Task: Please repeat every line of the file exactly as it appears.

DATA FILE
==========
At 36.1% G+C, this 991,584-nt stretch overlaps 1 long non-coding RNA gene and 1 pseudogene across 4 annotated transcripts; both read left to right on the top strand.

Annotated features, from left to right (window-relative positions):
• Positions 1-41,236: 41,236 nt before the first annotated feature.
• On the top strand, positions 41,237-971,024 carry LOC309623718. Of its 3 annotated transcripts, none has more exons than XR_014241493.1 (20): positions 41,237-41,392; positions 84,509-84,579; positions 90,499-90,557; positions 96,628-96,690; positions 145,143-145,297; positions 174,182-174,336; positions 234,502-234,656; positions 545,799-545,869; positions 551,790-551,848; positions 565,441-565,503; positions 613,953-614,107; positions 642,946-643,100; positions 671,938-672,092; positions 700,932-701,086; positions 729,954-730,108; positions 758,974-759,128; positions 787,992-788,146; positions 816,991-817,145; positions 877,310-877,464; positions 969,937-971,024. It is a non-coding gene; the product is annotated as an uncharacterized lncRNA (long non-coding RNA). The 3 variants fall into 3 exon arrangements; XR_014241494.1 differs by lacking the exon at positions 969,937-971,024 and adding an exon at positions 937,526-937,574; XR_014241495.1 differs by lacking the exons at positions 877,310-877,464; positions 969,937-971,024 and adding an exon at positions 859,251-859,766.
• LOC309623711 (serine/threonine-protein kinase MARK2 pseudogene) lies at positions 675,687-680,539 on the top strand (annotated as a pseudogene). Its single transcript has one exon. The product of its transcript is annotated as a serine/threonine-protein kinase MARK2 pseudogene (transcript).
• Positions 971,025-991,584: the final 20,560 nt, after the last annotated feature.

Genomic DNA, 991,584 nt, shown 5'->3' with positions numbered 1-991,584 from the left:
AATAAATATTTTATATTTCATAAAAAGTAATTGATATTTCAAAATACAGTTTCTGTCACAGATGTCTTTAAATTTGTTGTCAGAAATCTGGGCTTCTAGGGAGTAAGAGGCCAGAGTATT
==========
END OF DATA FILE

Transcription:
At 36.1% G+C, this 991,584-nt stretch overlaps 1 long non-coding RNA gene and 1 pseudogene across 4 annotated transcripts; both read left to right on the top strand.

Annotated features, from left to right (window-relative positions):
• Positions 1-41,236: 41,236 nt before the first annotated feature.
• On the top strand, positions 41,237-971,024 carry LOC309623718. Of its 3 annotated transcripts, none has more exons than XR_014241493.1 (20): positions 41,237-41,392; positions 84,509-84,579; positions 90,499-90,557; positions 96,628-96,690; positions 145,143-145,297; positions 174,182-174,336; positions 234,502-234,656; positions 545,799-545,869; positions 551,790-551,848; positions 565,441-565,503; positions 613,953-614,107; positions 642,946-643,100; positions 671,938-672,092; positions 700,932-701,086; positions 729,954-730,108; positions 758,974-759,128; positions 787,992-788,146; positions 816,991-817,145; positions 877,310-877,464; positions 969,937-971,024. It is a non-coding gene; the product is annotated as an uncharacterized lncRNA (long non-coding RNA). The 3 variants fall into 3 exon arrangements; XR_014241494.1 differs by lacking the exon at positions 969,937-971,024 and adding an exon at positions 937,526-937,574; XR_014241495.1 differs by lacking the exons at positions 877,310-877,464; positions 969,937-971,024 and adding an exon at positions 859,251-859,766.
• LOC309623711 (serine/threonine-protein kinase MARK2 pseudogene) lies at positions 675,687-680,539 on the top strand (annotated as a pseudogene). Its single transcript has one exon. The product of its transcript is annotated as a serine/threonine-protein kinase MARK2 pseudogene (transcript).
• Positions 971,025-991,584: the final 20,560 nt, after the last annotated feature.

Genomic DNA, 991,584 nt, shown 5'->3' with positions numbered 1-991,584 from the left:
AATAAATATTTTATATTTCATAAAAAGTAATTGATATTTCAAAATACAGTTTCTGTCACAGATGTCTTTAAATTTGTTGTCAGAAATCTGGGCTTCTAGGGAGTAAGAGGCCAGAGTATT